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The “Do One Thing” series chronicles my yearlong effort to tackle one project every day to organize my life and home.

Day 7: You can see why I had to have the Stack. Look at this perfect pyramid of wine.

Because I’m storing the wine in the pantry, I’m getting twice as much work out of the Stack, using the two halves of the device to secure two wine stacks against two cabinet walls. Better utilization of the pantry space enabled me to liberate four forgotten bottles of wine from the stairwell closet today, which led to all sorts of afternoon organizational maneuvers.

The Stack appears to have originated from an Australian company called Make My Day.

The Stack in its original packaging.

Electric Reindeer, proof that I will bring cheap, hilariously named wine to your party.

Two halves of the Stack.

 

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The “Do One Thing” series chronicles my yearlong effort to tackle one project every day to organize my life and home.

Day 2: I labored over whether I should include purchases in this challenge. As the sole board member, I voted “yes.”

When we were in New York City in early December, I saw this nifty little device in Pylones that allows you to stack up to 10 bottles of wine safely and efficiently. I realize that other people have wine racks on their countertops and walls and even on top of their kitchen cabinets, but proper wine storage demands protection from light and temperature variations. Thus, most of our everyday wine (“everyday wine” … we sound so sophisticated) is stored in the bottom of the pantry, far away from the stove and other sources of heat.

The bottles, however, tend to arrange themselves in a mishmash, no matter how carefully they’re initially placed. Any stacking at all requires something extremely heavy and unneeded to prevent rolling, and unstacked bottles rolling around on their sides waste a tremendous amount of vertical cabinet space.

Thus, when I saw the incredibly neat pyramid of wine bottles enabled by the Wine Stack, I pointed it out as just the thing we needed to fix the wine problem back home. My husband looked at it and declared that we would definitely figure something out when we got back.

I should have picked up the Wine Stack and carried it to the register, but what I didn’t realize at the time (yep, still learning after 15 years) was that his comment could be translated as follows: “I do not recognize this wine problem you describe; therefore, I shall forget this discussion in approximately 3 minutes.”

So, when I was trying to put the pantry in order last week after a round of holiday baking, I mentioned this solution we were going to figure out. The husband paused for a couple of seconds, and said, “I guess we should have bought one of those wine things while we were in New York.”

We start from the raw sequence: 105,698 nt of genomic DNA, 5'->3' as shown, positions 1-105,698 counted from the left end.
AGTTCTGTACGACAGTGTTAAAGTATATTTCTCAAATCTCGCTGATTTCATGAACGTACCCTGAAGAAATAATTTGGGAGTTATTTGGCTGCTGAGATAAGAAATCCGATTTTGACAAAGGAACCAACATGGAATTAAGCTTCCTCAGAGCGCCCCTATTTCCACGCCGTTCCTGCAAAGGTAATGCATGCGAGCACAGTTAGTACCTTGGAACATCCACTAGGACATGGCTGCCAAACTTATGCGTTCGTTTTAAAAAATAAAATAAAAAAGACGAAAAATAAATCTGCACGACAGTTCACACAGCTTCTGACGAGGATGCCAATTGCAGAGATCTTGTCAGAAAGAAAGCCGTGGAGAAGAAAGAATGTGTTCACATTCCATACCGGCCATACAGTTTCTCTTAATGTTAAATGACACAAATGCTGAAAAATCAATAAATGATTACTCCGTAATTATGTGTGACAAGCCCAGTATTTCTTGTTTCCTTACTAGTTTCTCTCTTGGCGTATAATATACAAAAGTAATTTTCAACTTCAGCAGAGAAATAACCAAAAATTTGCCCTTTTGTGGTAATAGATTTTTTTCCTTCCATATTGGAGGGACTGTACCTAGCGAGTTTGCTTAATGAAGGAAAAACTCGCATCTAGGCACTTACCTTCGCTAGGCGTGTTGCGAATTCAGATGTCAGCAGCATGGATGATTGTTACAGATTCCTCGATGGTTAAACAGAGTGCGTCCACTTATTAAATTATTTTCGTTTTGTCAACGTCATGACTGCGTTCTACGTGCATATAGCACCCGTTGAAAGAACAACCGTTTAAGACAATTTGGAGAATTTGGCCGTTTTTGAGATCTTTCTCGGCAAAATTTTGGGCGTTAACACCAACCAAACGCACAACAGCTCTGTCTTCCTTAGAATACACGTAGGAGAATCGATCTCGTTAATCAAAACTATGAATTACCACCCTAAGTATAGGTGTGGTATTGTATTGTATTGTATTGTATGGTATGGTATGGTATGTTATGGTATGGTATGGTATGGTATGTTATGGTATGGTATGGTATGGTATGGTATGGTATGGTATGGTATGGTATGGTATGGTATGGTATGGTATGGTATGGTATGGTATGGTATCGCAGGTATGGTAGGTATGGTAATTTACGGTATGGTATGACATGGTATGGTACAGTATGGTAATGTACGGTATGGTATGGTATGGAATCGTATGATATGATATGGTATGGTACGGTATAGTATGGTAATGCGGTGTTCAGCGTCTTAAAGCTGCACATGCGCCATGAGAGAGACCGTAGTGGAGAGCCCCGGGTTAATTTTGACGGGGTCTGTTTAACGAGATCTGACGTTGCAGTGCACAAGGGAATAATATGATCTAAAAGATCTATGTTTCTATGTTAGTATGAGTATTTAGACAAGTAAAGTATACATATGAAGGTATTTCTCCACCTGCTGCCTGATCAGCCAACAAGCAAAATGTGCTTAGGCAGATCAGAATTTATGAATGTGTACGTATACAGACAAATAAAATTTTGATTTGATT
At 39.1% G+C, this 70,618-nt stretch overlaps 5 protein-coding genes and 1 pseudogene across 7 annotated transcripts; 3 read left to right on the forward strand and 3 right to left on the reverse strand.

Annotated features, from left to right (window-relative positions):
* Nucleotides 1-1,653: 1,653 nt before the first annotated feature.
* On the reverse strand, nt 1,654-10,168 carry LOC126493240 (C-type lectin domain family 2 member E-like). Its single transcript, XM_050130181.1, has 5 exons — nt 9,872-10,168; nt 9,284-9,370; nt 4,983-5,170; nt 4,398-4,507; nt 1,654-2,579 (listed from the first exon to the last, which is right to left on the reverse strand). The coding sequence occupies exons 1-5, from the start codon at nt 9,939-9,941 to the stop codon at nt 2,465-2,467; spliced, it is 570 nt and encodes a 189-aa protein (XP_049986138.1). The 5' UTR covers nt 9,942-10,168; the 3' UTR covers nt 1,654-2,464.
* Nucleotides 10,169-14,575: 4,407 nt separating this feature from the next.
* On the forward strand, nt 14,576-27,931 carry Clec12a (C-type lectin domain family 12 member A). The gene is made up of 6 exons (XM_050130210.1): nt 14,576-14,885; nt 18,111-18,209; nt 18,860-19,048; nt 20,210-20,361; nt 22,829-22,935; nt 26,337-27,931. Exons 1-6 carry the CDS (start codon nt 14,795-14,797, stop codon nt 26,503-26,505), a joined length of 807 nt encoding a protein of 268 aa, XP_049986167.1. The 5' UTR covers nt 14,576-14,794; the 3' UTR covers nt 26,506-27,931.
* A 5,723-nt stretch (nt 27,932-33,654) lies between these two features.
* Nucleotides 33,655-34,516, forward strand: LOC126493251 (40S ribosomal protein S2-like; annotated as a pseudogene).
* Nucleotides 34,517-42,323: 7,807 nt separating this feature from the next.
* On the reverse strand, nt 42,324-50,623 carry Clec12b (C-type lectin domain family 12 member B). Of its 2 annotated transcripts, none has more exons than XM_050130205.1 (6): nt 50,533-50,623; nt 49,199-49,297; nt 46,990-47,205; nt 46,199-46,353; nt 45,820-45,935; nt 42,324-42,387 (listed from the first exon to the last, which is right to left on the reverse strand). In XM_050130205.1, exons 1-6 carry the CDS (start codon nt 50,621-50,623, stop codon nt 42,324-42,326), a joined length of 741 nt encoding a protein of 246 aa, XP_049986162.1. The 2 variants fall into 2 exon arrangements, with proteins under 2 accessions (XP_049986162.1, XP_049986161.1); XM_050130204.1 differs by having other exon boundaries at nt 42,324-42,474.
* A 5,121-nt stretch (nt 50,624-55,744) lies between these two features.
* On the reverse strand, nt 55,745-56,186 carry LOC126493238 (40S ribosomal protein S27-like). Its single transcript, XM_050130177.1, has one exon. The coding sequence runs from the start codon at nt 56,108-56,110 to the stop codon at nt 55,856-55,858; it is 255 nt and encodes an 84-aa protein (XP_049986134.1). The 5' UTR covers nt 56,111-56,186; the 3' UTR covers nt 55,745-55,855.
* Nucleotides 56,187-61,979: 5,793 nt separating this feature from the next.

Sigh.

I ordered my Wine Stack on Sunday night, and I’m counting it as my second Do One Thing act of the year.

Day 3: I cleared off the piano bench, a hotspot for downstairs junk like books, magazines, gloves and scarves. Every house has a spot like this. Of course, now that I’ve swept it clean, I need to maintain a subresolution of keeping it clean.

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Too late for a New Year’s resolution? Fine. I sort of started this one in November, anyway.

I’m tired of disposable bags. I have a few of those hip reusable “green” bags that I do my best to keep in the car and use, but I don’t always want to or remember to drag them around with me. What I am aiming for is to reassess how I transport purchases and take some responsibility for decreasing the distribution of single-use bags.

I realize that some bags double as marketing. You can’t walk around Bridge Street without seeing a half dozen women and teens/tweens toting those distinctive pink Victoria’s Secret bags. The statement: I buy underwear. It may be risque. Or cotton.

Several weeks ago, I took a post-Gap trip to Victoria’s Secret. On a whim, I told the cashier that I would just put my purchases in the Gap bag. She hesitated, holding my undies over the pink tissue paper that is also part of the Secret overpackaging, so I gently took them from her and put them in the first bag. Still not really happy with myself for having a plastic bag for one pair of jeans, but I’m making one change at a time.

My next move is to stop accepting bags for small purchases. I was fast enough to stop the Pier 1 guy from giving me a plastic bag for five easy-to-carry chocolate bars (fancy, on clearance) this week, but I wasn’t quick enough to keep the used bookstore lady from putting two paperbacks in an oversized plastic bag. I’ve learned that if you tell cashiers you don’t need a bag AFTER they’ve already put your purchases in one, most will remove your items from the bag and throw it away. (I won’t insist that this action is taken out of spite, but it would be if I did it.)

I can’t change the world, but I can change how I treat it, even if it’s just the smallest of actions.

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